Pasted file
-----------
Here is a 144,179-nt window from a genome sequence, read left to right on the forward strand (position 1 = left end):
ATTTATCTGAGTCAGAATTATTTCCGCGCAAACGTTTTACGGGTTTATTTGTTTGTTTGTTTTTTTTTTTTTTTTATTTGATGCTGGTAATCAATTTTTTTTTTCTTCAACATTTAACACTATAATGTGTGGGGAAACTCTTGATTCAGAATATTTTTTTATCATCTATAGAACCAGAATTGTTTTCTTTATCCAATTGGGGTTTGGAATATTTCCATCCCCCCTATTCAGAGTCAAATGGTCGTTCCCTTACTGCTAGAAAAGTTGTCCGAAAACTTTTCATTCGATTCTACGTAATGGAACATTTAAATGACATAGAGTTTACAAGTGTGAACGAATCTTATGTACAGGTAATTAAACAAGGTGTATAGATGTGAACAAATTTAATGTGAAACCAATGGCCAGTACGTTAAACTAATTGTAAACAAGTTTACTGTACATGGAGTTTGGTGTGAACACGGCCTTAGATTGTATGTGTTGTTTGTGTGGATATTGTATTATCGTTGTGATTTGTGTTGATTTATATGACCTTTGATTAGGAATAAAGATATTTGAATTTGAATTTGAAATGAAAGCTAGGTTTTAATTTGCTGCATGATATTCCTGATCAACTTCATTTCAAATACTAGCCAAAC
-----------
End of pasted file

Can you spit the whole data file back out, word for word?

Here is a 144,179-nt window from a genome sequence, read left to right on the forward strand (position 1 = left end):
ATTTATCTGAGTCAGAATTATTTCCGCGCAAACGTTTTACGGGTTTATTTGTTTGTTTGTTTTTTTTTTTTTTTTATTTGATGCTGGTAATCAATTTTTTTTTTCTTCAACATTTAACACTATAATGTGTGGGGAAACTCTTGATTCAGAATATTTTTTTATCATCTATAGAACCAGAATTGTTTTCTTTATCCAATTGGGGTTTGGAATATTTCCATCCCCCCTATTCAGAGTCAAATGGTCGTTCCCTTACTGCTAGAAAAGTTGTCCGAAAACTTTTCATTCGATTCTACGTAATGGAACATTTAAATGACATAGAGTTTACAAGTGTGAACGAATCTTATGTACAGGTAATTAAACAAGGTGTATAGATGTGAACAAATTTAATGTGAAACCAATGGCCAGTACGTTAAACTAATTGTAAACAAGTTTACTGTACATGGAGTTTGGTGTGAACACGGCCTTAGATTGTATGTGTTGTTTGTGTGGATATTGTATTATCGTTGTGATTTGTGTTGATTTATATGACCTTTGATTAGGAATAAAGATATTTGAATTTGAATTTGAAATGAAAGCTAGGTTTTAATTTGCTGCATGATATTCCTGATCAACTTCATTTCAAATACTAGCCAAAC